Once you need to change several lines in the contract, you’re likely to face a rush of bureaucracy and will spend more time, instead of having a direct call with the decision makers of smaller companies.

Premium Development

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Usually, these companies serve the needs of enterprise-level customers. Their projects usually start at $200k and are normally long term.

It’s hard to label these companies by the number of employees or any other common metric. Instead, these companies are usually located in the most luxurious business centers, pay salaries above average, and arrange loud parties.

All that results in a $100-$250 hourly rate and a $500,000 price for an average app.

Hiring a boutique software development company is a safe way in most cases, as you can be sure your project will be completed and of expected quality. This option is also suitable for companies that can’t choose the best way to waste their money. It’s just a perfect fit.

The table below describes briefly the key criteria customers use for selecting candidates.

Software-development-outsourcing-value-for-money-rates

“Epic Fail” and “Happy-End” Stories

We’ve searched the Internet for some first-hand feedback and there’s nothing more authentic than redditors’ experience.

Story #1

A fine example of an inconvenience caused by a huge time zone difference and poor quality as a result:

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Story #2

A happy-end story with a team from Eastern Europe where everyone is happy:

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Why Is “Bad Code” Actually Bad?

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We’re not asking you to take our word for it, but the fact that the cost advantage is not a choosing factor is obvious. Hiring a cheap remote workforce is a pandora box and the figures provided by the Systems Sciences Institute at IBM speak volumes:

"The cost to fix a bug found after product release was four to five times as much as uncovered during design, and up to 100 times more than one identified in the maintenance phase."

This is how we understand the bad code:

  • It’s hard to set up and takes weeks to accommodate the development environment;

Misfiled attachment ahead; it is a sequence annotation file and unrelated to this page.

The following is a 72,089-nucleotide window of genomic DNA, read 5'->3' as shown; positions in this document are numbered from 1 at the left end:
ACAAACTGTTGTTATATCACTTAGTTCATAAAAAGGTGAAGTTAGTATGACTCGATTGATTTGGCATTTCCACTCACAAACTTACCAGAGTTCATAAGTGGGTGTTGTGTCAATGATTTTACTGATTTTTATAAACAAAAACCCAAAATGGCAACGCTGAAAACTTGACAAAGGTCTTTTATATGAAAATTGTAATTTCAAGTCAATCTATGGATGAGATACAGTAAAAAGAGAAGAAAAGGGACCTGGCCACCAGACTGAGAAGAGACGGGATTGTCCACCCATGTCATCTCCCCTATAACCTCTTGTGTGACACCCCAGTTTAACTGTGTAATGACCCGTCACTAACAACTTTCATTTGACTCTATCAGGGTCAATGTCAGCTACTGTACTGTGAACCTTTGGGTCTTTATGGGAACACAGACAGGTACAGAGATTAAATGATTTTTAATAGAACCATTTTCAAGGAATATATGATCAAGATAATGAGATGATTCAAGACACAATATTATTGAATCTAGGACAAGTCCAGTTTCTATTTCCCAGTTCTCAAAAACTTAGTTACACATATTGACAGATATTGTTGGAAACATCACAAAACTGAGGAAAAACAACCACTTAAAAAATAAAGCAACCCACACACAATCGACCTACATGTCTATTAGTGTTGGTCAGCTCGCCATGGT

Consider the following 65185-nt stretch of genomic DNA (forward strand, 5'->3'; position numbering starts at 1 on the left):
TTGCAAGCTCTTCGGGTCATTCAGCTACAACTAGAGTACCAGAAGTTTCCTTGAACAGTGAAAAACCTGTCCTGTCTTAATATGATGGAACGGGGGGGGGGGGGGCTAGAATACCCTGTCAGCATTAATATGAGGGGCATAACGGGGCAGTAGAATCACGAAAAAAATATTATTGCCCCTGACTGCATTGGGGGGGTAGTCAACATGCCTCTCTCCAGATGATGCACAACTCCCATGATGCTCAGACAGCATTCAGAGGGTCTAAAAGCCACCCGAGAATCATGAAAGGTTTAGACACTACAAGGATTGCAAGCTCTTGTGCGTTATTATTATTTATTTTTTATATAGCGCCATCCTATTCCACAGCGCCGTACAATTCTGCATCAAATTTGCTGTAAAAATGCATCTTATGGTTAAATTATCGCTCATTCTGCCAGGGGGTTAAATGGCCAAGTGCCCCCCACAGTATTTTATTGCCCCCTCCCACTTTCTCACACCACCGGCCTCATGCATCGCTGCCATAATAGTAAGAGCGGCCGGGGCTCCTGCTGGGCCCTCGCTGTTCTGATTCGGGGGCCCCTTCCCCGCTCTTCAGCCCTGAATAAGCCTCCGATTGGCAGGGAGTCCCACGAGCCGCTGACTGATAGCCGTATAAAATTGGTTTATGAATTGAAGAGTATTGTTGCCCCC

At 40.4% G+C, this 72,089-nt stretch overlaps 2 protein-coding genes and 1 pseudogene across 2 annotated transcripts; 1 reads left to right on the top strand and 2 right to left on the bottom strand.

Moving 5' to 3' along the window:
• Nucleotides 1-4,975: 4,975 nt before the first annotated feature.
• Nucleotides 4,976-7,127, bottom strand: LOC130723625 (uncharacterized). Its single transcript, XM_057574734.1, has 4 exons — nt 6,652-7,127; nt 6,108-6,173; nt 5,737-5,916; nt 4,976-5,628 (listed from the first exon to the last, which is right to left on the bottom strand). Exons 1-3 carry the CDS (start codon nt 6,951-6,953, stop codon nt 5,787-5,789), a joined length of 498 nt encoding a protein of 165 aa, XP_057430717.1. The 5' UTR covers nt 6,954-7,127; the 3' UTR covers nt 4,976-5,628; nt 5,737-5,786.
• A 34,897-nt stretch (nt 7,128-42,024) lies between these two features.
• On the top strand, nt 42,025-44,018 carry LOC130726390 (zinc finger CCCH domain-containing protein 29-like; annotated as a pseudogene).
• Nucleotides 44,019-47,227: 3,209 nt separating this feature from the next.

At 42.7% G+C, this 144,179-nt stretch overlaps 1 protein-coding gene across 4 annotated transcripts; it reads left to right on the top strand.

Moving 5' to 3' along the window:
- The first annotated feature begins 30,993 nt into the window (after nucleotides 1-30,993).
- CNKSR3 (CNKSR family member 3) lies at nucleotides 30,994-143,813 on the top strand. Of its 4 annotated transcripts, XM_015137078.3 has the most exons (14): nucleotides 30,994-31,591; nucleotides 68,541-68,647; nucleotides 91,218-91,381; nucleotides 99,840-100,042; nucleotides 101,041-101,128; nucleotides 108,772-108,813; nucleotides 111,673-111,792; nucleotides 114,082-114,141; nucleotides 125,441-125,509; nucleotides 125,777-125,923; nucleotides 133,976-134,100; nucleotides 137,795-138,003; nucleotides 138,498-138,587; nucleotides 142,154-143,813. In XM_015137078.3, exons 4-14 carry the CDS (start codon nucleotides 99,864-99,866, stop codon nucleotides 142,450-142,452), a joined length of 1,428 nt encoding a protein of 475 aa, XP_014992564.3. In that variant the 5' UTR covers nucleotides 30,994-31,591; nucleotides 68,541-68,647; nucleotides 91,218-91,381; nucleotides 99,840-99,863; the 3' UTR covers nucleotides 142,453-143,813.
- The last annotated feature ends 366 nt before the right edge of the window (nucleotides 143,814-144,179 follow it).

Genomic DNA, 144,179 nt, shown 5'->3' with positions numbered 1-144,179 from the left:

• It needs to be explained by the author in order to be changed;

  • It’s advanced and perfect. Only highly qualified developers can work with it and scale the project;

  • It has many compromises so that it prevents developers to use alternative and more efficient tools to develop the project.

Poor code can cause performance troubles, security issues, maintenance difficulties and keep your project from growing when adding new features. It can delay launch of the project, put sales and marketing team on hold, and even damage your company’s reputation. Strange as it may sound, but when you hire a more expensive provider and spend a little bit more early in the project, you actually cut your costs in the long run.

What to consider when hiring a custom development company?

US companies face software development workforce shortage and that’s an open secret for the last decade. Many companies struggle to find and hire engineering resources since the pool of potential candidates leaves much to be desired.

These factors push local companies to seek talents outside their domestic market, so hiring a remote software development provider is now a rescue pill for most US startups and product companies.

Rules of Thumb When Choosing a Vendor

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  • If your project is long term, steer clear of mass market and freelancers. Small companies are at risk zone as well, because they tend to be unstable and may cease to exist before your project is completed.

  • If your project is very simple, very short term, and classic (meaning that there are plenty of similar websites or apps on the market), it is OK to try your luck with freelancers. As long as they have very relevant experience.

  • If you are very well funded and your project is not in a rush, it is OK to look for boutique development companies or large development companies. You will end up paying a lot, but the risks would be pretty low.

  • If you need the best value for money, and long term relationship, look for mid-sized companies that provide a mix of flexibility and reliability at the same time.

Last but not least, the following rule is actual is you want to hire a true expert:

The key tip on your way to hiring a remote partner is never to pick the cheapest option. Really, regardless of location, portfolio, company size, technology stack, the average rate should not go under $25 per hour. Everything that is below $25 hourly rate should be a red flag for the decision maker.

To be on a safe side, select your perfect candidate based on their relevant and competitive portfolio, reasonable rates, and communication.

Still not sure who you can trust your project? No worries, discuss your project with one of our experts as we’re already excited about your idea!